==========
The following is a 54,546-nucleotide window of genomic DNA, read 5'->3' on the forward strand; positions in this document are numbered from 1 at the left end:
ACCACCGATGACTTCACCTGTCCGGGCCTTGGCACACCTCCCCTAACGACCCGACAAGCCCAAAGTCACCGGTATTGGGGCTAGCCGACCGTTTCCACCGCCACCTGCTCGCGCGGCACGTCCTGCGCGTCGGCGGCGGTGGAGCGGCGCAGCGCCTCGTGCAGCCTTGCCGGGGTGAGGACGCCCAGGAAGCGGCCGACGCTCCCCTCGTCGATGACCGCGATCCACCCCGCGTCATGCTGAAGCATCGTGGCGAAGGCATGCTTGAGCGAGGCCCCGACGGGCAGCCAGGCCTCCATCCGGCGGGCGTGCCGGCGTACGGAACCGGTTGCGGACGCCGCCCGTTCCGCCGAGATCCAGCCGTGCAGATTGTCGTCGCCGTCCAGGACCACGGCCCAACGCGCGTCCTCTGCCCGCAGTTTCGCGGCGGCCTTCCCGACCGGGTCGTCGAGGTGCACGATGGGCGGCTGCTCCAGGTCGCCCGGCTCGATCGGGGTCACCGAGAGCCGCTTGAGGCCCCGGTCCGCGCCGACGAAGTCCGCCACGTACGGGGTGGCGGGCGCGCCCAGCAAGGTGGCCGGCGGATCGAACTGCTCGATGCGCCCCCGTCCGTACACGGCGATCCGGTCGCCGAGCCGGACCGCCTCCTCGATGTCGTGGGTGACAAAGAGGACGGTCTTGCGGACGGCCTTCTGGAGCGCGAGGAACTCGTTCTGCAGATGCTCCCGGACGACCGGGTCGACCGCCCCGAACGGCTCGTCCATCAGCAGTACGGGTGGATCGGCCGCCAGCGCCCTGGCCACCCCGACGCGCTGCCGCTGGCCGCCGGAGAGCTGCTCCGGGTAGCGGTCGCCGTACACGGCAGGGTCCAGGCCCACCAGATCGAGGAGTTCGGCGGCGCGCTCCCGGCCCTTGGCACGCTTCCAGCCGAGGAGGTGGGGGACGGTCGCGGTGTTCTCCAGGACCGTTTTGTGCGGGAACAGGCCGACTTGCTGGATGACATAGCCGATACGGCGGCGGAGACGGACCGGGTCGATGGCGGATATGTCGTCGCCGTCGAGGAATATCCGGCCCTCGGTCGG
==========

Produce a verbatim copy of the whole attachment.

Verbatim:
The following is a 54,546-nucleotide window of genomic DNA, read 5'->3' on the forward strand; positions in this document are numbered from 1 at the left end:
ACCACCGATGACTTCACCTGTCCGGGCCTTGGCACACCTCCCCTAACGACCCGACAAGCCCAAAGTCACCGGTATTGGGGCTAGCCGACCGTTTCCACCGCCACCTGCTCGCGCGGCACGTCCTGCGCGTCGGCGGCGGTGGAGCGGCGCAGCGCCTCGTGCAGCCTTGCCGGGGTGAGGACGCCCAGGAAGCGGCCGACGCTCCCCTCGTCGATGACCGCGATCCACCCCGCGTCATGCTGAAGCATCGTGGCGAAGGCATGCTTGAGCGAGGCCCCGACGGGCAGCCAGGCCTCCATCCGGCGGGCGTGCCGGCGTACGGAACCGGTTGCGGACGCCGCCCGTTCCGCCGAGATCCAGCCGTGCAGATTGTCGTCGCCGTCCAGGACCACGGCCCAACGCGCGTCCTCTGCCCGCAGTTTCGCGGCGGCCTTCCCGACCGGGTCGTCGAGGTGCACGATGGGCGGCTGCTCCAGGTCGCCCGGCTCGATCGGGGTCACCGAGAGCCGCTTGAGGCCCCGGTCCGCGCCGACGAAGTCCGCCACGTACGGGGTGGCGGGCGCGCCCAGCAAGGTGGCCGGCGGATCGAACTGCTCGATGCGCCCCCGTCCGTACACGGCGATCCGGTCGCCGAGCCGGACCGCCTCCTCGATGTCGTGGGTGACAAAGAGGACGGTCTTGCGGACGGCCTTCTGGAGCGCGAGGAACTCGTTCTGCAGATGCTCCCGGACGACCGGGTCGACCGCCCCGAACGGCTCGTCCATCAGCAGTACGGGTGGATCGGCCGCCAGCGCCCTGGCCACCCCGACGCGCTGCCGCTGGCCGCCGGAGAGCTGCTCCGGGTAGCGGTCGCCGTACACGGCAGGGTCCAGGCCCACCAGATCGAGGAGTTCGGCGGCGCGCTCCCGGCCCTTGGCACGCTTCCAGCCGAGGAGGTGGGGGACGGTCGCGGTGTTCTCCAGGACCGTTTTGTGCGGGAACAGGCCGACTTGCTGGATGACATAGCCGATACGGCGGCGGAGACGGACCGGGTCGATGGCGGATATGTCGTCGCCGTCGAGGAATATCCGGCCCTCGGTCGG